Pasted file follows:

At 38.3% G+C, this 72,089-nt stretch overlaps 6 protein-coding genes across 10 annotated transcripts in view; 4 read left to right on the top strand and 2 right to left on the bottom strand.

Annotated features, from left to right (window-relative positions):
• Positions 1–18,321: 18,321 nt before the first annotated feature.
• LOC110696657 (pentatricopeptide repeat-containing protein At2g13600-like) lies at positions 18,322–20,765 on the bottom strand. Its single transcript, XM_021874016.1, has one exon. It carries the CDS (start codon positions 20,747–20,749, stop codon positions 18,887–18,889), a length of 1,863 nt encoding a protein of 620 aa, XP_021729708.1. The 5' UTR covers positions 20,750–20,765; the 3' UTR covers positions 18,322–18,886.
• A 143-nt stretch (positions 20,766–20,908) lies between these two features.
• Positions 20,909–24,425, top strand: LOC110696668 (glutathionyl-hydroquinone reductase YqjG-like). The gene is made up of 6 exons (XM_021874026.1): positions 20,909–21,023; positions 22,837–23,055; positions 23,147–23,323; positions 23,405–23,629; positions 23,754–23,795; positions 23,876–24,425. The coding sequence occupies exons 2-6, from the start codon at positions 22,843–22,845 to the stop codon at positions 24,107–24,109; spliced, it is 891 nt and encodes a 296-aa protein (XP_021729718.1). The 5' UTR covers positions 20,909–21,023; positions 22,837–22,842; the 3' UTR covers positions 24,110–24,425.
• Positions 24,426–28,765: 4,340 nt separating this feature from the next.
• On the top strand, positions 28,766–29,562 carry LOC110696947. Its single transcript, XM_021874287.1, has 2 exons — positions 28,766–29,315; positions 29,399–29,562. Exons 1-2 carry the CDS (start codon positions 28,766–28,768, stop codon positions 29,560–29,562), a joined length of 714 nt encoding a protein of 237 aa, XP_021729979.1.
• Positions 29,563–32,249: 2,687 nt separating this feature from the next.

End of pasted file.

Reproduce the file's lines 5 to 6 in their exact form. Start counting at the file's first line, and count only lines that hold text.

• A 143-nt stretch (positions 20,766–20,908) lies between these two features.
• Positions 20,909–24,425, top strand: LOC110696668 (glutathionyl-hydroquinone reductase YqjG-like). The gene is made up of 6 exons (XM_021874026.1): positions 20,909–21,023; positions 22,837–23,055; positions 23,147–23,323; positions 23,405–23,629; positions 23,754–23,795; positions 23,876–24,425. The coding sequence occupies exons 2-6, from the start codon at positions 22,843–22,845 to the stop codon at positions 24,107–24,109; spliced, it is 891 nt and encodes a 296-aa protein (XP_021729718.1). The 5' UTR covers positions 20,909–21,023; positions 22,837–22,842; the 3' UTR covers positions 24,110–24,425.